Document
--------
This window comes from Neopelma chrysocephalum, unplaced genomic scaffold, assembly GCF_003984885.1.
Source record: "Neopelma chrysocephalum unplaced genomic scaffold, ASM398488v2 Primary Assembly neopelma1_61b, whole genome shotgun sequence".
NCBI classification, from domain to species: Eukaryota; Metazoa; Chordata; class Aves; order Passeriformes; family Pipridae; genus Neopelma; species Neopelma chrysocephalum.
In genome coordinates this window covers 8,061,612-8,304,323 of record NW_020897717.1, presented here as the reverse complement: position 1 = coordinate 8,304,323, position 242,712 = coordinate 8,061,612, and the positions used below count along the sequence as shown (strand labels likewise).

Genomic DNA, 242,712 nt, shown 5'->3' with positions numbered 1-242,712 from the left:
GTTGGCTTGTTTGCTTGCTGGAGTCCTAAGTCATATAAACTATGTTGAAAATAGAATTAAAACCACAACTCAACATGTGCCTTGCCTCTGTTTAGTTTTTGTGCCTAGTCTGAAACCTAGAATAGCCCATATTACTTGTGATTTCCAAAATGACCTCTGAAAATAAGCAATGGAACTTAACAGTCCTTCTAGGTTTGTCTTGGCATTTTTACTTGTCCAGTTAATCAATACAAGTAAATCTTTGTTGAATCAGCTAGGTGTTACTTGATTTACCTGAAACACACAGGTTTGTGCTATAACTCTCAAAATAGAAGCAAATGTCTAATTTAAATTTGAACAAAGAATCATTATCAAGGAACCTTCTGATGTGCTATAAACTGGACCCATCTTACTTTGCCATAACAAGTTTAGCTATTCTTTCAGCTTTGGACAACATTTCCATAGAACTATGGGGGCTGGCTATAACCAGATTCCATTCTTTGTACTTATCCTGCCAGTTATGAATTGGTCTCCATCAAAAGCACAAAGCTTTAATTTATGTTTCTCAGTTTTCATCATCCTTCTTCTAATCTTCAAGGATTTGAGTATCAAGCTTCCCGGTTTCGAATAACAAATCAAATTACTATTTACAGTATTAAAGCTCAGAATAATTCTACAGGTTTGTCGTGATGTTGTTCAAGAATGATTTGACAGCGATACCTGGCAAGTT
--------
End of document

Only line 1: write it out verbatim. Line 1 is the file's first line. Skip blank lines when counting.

This window comes from Neopelma chrysocephalum, unplaced genomic scaffold, assembly GCF_003984885.1.